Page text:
A Cross-Dressing Chinese Princess Who Admired Joan of Arc
Yoshiko Kawashima, a princess-in-exile, made it clear that she was anything but conventional. She rode a horse to school, took to wearing men’s clothing, and cut her hair first into a stylish bob and then into a severe buzz-cut, a shocking decision to polite Japanese society.
“I decided to cease being a woman forever,” Kawashima said and suggested that she desired to embody a “third gender”. Such measures were possibly Kawashima’s attempt to escape the suitors that her adoptive father kept close.
She didn’t want to be a bride. Kawashima wanted to be like Joan of Arc — a warrior. The famous French heroine stirred something in Kawashima, who, as a child in school, told her classmates: “If I had three thousand soldiers, I’d take China.”
Her adopted father noted this as well. Although he encouraged Kawashima’s desire to return to China and restore her family’s power, he noted that she “aspires to be like that mannish Joan of Arc.”
In her late teenage years, Kawashima also discovered an enthusiasm for sex, carrying on a string of affairs. These relationships, as well as her scandalous public image — a Chinese princess living in Japan would never escape the attention of the media — led Naniwa to arrange for her marriage to the Mongol prince Ganjuurjab, the son of a rebel leader who’d enjoyed the support of Prince Shanqi.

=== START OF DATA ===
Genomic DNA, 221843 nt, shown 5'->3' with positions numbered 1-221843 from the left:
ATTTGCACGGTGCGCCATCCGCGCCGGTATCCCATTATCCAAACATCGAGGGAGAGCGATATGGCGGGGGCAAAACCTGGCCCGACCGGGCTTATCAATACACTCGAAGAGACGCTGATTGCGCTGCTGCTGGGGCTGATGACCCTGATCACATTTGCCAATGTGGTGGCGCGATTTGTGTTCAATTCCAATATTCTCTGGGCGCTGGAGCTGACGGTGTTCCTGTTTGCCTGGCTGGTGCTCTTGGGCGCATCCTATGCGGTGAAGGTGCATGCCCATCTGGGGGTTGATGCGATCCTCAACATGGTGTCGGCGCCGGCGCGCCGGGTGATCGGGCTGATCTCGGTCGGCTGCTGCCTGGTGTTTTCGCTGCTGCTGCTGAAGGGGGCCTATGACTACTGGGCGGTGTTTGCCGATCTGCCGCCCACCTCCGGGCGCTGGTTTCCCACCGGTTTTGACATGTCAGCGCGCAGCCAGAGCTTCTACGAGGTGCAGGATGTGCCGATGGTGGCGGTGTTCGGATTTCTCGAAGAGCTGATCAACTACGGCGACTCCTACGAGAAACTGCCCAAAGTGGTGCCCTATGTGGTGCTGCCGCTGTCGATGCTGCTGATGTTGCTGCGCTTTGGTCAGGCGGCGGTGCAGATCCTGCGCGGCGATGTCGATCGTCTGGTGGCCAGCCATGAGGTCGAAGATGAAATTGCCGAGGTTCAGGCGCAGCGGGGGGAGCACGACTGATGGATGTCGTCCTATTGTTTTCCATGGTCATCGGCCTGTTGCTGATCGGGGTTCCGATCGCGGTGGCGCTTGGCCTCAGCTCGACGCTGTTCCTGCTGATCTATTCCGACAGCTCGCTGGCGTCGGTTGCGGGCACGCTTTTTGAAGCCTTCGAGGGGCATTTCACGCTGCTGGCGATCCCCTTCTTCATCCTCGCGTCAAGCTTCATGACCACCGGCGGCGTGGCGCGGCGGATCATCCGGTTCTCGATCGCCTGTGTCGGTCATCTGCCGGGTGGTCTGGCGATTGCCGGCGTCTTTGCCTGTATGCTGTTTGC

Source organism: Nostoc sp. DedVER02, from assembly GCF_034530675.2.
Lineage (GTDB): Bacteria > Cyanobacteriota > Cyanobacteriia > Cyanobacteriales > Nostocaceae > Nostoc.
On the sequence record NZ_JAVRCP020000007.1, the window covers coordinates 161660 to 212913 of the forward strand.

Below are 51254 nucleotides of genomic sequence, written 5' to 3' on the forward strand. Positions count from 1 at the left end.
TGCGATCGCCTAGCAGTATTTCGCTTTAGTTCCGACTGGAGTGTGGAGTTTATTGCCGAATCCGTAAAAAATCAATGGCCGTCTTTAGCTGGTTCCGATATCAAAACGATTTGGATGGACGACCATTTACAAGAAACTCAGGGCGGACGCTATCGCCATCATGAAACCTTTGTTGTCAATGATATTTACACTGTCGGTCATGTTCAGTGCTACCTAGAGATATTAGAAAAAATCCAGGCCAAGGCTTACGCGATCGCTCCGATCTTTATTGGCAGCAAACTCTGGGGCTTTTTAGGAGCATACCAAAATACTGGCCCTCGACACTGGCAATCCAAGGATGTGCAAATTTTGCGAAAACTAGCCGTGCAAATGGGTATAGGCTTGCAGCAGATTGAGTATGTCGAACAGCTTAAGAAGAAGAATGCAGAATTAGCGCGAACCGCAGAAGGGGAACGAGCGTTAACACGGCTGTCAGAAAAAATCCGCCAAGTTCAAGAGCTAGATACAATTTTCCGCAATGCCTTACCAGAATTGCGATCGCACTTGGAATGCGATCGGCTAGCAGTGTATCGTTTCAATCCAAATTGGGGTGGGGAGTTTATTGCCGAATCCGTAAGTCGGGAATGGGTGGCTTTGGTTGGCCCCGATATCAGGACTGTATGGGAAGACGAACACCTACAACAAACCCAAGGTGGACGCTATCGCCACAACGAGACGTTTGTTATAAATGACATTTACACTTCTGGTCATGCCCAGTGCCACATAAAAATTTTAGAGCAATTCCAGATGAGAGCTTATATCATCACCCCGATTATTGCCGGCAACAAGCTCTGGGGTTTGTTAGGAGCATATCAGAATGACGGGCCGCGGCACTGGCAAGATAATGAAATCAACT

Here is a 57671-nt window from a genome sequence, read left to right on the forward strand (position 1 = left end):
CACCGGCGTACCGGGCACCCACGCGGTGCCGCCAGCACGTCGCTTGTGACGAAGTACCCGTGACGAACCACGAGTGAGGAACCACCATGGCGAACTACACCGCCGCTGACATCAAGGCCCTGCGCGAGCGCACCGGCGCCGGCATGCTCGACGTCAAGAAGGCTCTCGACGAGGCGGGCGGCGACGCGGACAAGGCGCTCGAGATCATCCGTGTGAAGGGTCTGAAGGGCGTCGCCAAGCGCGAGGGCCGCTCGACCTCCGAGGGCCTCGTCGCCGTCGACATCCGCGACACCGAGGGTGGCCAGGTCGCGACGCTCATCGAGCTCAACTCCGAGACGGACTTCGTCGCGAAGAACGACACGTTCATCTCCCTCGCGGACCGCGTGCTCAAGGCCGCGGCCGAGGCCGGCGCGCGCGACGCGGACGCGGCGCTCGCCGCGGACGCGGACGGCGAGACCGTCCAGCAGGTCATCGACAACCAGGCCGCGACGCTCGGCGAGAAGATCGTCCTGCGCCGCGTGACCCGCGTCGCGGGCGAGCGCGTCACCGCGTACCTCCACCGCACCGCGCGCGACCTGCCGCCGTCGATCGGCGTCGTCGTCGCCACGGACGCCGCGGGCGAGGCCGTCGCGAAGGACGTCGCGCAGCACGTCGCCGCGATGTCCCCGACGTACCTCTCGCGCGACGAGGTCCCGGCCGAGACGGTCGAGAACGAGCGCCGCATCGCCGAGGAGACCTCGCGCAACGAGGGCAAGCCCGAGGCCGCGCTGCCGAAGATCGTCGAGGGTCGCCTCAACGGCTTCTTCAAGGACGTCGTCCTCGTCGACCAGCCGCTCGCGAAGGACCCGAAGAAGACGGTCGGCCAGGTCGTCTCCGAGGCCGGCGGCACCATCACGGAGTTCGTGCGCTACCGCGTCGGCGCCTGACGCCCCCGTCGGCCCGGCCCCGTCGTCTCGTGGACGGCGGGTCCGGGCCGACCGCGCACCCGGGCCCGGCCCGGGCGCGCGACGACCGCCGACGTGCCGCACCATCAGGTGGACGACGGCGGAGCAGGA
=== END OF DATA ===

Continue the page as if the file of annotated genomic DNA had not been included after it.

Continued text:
Kawashima, however, refused to be constrained by marriage. She soon took off for the nightlife of Tokyo before heading to Shanghai, then called “The Paris of the East and the New York of the West”.
By 1931, the 24-year old rebel was without contacts, family, money, or prospects, drifting from dance halls to bars to casinos. With no employment, she had to think of some way to earn her keep.